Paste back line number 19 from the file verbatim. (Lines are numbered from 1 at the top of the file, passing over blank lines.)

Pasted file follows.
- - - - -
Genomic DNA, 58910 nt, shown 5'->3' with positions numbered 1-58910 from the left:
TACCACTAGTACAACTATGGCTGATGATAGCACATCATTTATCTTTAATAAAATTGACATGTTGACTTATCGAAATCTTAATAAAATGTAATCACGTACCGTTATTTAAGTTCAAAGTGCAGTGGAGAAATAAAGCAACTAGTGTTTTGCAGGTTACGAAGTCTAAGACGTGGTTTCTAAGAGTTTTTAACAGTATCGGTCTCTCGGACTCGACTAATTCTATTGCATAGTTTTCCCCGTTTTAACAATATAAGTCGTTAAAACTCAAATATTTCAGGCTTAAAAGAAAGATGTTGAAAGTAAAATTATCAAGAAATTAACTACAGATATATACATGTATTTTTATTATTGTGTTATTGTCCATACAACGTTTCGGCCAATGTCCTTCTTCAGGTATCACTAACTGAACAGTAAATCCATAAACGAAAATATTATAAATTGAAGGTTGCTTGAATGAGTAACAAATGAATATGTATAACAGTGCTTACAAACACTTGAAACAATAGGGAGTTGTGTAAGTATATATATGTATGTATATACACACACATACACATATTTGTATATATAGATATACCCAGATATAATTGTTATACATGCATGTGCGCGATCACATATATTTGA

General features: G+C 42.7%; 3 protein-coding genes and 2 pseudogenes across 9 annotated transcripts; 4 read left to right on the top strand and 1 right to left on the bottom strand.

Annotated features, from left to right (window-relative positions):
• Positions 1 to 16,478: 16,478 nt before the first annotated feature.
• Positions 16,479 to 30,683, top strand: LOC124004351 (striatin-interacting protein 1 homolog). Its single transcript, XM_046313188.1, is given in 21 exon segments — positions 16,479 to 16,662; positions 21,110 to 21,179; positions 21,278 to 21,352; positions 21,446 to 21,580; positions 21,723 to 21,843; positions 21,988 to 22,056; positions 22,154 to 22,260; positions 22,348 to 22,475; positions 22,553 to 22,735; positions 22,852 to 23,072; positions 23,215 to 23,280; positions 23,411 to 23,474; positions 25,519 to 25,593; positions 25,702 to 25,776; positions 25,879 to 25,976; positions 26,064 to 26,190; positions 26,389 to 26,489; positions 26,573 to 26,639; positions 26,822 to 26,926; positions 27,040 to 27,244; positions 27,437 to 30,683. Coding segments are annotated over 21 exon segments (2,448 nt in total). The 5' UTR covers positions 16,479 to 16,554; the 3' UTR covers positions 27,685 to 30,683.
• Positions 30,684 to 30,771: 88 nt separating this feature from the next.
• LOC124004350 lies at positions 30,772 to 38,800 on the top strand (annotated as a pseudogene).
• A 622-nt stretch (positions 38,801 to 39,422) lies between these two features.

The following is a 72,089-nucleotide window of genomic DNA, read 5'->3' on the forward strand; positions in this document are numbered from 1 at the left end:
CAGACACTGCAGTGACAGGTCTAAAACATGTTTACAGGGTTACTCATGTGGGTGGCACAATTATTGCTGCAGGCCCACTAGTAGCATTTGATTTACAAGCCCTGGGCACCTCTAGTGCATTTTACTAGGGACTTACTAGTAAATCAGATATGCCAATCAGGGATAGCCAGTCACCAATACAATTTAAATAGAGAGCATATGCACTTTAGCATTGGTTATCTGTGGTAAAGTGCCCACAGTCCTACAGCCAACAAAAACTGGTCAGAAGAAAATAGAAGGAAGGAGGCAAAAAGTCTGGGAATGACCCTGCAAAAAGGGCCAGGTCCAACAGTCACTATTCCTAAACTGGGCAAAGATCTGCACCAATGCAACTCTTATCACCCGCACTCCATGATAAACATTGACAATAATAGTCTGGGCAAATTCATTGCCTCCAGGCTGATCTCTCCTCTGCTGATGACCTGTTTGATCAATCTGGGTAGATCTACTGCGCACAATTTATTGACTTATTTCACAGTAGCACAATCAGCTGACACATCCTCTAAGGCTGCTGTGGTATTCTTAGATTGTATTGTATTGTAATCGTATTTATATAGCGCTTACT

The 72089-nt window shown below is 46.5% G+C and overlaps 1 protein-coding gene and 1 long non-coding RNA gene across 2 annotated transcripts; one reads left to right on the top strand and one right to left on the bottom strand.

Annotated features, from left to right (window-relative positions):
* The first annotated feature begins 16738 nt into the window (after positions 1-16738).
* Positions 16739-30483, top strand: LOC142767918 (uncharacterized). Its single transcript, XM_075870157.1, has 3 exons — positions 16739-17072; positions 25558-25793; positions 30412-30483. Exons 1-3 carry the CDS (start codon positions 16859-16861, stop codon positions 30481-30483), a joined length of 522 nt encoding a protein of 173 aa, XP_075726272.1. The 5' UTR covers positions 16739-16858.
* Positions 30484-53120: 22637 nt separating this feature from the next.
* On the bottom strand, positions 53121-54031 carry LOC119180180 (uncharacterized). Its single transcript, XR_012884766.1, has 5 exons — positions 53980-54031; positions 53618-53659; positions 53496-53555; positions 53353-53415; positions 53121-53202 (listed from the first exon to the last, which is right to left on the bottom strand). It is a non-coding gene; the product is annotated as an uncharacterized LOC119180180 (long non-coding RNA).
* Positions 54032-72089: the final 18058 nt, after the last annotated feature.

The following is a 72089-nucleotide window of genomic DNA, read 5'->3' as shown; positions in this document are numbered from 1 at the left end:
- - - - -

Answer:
The following is a 72089-nucleotide window of genomic DNA, read 5'->3' as shown; positions in this document are numbered from 1 at the left end: